Denver police will overhaul their crime-fighting strategy within two weeks, giving district commanders new powers and responsibilities, concentrating on criminal hot spots, and revamping how the city analyzes data, reports the Rocky Mountain News. The department is taking parts of its recently launched experiment with community policing in two neighborhoods and spreading it citywide, about four months after hiring consultant George Kelling to look at the city’s declining arrest rate and increasing crime. Kelling said the new strategy will “decentralize” authority, moving Denver police away from a top- down military structure to a more professional model.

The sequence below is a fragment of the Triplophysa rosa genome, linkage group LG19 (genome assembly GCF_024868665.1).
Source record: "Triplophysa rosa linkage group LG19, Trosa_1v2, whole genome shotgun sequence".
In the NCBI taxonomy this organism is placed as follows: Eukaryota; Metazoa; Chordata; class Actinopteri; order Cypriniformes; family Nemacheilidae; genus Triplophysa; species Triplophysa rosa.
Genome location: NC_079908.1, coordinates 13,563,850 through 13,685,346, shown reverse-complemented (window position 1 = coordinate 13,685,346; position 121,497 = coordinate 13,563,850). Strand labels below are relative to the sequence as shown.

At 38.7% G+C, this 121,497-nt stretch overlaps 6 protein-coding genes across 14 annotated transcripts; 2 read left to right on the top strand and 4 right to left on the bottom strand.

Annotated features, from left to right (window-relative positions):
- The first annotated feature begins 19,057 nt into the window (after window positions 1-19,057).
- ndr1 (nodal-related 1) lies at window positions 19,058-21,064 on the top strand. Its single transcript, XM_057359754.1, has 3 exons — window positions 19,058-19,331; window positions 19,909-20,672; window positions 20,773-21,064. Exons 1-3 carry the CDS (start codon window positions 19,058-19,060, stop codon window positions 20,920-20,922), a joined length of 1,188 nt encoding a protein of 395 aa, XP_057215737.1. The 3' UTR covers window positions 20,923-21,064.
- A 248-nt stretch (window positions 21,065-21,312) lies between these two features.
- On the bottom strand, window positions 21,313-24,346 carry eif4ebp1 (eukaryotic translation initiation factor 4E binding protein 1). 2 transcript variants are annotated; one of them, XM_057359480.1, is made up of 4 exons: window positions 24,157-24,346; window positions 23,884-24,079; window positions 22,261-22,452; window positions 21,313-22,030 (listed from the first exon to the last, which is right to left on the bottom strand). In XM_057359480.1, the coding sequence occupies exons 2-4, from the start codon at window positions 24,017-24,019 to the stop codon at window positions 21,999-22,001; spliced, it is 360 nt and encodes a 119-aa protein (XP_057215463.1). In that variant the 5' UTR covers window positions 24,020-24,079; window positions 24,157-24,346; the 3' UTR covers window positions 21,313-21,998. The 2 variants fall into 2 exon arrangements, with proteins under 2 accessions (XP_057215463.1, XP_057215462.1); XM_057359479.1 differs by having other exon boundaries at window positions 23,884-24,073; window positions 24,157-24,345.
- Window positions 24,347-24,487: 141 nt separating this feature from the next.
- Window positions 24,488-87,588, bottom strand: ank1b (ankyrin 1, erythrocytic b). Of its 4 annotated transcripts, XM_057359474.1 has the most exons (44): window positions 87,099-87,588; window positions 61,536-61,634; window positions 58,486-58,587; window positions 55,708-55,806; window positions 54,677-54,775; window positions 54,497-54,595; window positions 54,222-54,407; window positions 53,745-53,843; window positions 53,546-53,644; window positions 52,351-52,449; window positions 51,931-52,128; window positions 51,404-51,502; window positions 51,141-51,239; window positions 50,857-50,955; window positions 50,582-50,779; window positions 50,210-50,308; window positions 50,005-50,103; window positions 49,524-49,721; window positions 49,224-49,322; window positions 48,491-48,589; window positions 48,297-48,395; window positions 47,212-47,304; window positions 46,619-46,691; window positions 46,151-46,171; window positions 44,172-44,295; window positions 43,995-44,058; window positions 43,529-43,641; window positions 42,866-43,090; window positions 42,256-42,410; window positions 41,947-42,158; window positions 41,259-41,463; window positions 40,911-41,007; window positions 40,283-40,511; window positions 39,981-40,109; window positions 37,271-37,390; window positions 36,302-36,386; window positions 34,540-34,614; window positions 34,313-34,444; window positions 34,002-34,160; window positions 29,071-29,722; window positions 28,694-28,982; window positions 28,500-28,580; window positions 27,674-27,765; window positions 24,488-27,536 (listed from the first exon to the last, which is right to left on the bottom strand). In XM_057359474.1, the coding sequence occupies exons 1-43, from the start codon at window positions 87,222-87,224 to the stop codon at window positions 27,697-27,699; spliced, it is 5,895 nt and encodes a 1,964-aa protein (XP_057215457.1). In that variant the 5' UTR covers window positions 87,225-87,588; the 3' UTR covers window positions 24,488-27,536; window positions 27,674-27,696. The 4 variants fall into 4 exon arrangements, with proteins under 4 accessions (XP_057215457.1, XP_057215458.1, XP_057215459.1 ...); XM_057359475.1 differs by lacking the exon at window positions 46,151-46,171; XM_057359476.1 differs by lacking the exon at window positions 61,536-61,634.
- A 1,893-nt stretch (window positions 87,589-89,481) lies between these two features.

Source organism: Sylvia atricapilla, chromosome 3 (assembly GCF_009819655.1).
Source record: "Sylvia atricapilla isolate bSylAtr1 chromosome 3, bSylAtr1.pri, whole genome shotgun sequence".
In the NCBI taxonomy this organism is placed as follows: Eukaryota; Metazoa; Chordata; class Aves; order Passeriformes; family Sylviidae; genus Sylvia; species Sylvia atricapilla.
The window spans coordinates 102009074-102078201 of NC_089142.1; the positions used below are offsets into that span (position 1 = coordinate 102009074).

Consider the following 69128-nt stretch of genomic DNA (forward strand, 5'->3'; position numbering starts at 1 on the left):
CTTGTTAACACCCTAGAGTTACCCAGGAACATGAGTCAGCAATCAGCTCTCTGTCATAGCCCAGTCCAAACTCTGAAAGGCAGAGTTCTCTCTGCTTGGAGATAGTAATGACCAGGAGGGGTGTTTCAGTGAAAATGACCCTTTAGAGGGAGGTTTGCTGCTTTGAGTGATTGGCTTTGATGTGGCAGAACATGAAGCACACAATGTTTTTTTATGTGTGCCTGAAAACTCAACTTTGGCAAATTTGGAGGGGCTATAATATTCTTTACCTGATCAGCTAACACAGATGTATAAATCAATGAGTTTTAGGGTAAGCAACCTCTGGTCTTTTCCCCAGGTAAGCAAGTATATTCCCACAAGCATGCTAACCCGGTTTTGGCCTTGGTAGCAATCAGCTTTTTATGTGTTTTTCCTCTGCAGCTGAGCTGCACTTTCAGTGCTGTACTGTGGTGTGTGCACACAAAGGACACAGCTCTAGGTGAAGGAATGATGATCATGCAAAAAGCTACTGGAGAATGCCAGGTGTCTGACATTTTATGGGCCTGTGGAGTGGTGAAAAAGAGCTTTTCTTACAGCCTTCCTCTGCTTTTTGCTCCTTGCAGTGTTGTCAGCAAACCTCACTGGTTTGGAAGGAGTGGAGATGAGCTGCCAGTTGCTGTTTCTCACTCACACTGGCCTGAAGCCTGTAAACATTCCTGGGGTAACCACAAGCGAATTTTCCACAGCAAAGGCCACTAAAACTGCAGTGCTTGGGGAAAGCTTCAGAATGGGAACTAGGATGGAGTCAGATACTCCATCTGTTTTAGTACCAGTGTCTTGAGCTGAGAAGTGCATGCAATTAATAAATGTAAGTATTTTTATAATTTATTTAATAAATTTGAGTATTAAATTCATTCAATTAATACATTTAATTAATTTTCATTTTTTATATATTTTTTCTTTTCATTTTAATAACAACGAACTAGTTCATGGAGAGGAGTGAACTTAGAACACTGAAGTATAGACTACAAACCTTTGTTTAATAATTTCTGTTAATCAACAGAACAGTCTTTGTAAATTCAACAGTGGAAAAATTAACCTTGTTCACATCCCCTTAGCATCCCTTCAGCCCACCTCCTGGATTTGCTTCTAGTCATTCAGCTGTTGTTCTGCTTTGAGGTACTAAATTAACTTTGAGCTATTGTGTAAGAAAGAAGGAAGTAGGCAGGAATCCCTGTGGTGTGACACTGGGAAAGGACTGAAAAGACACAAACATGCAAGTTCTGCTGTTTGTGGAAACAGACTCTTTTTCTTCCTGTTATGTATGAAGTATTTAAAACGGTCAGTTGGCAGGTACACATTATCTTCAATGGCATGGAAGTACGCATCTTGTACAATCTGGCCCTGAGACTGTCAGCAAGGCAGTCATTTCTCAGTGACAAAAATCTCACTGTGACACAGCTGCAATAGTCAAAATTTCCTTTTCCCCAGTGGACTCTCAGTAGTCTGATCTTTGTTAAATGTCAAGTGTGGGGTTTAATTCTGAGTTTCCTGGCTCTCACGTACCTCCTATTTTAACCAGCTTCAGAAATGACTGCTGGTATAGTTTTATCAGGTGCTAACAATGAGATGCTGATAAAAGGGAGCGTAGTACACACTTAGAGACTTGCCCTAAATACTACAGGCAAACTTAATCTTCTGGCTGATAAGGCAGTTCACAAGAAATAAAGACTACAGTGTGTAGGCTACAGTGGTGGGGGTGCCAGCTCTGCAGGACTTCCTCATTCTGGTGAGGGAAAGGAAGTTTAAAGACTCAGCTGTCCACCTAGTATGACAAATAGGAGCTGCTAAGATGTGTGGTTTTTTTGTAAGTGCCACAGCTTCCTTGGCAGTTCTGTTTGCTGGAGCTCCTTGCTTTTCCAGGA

Residents of high-crime neighborhoods will see more blue uniforms and police cruisers, as the department responds to computer analysis of crime data. Whitman said the district commanders have had the power in the past, only now they’ll have more resources. The big change that starts April 6 will be in the way the city collects and handles crime data. There will be weekly meetings of commanders and the chiefs, instead of one a month. Kelling agrees that many factors are involved with implementing his “broken windows” anticrime strategy, but he promises that Denver also will see a crime reduction. Although “broken windows” is the policing term Kelling made famous, there are two other elements to the concept: use of data to spot crime trends and decentralized enforcement.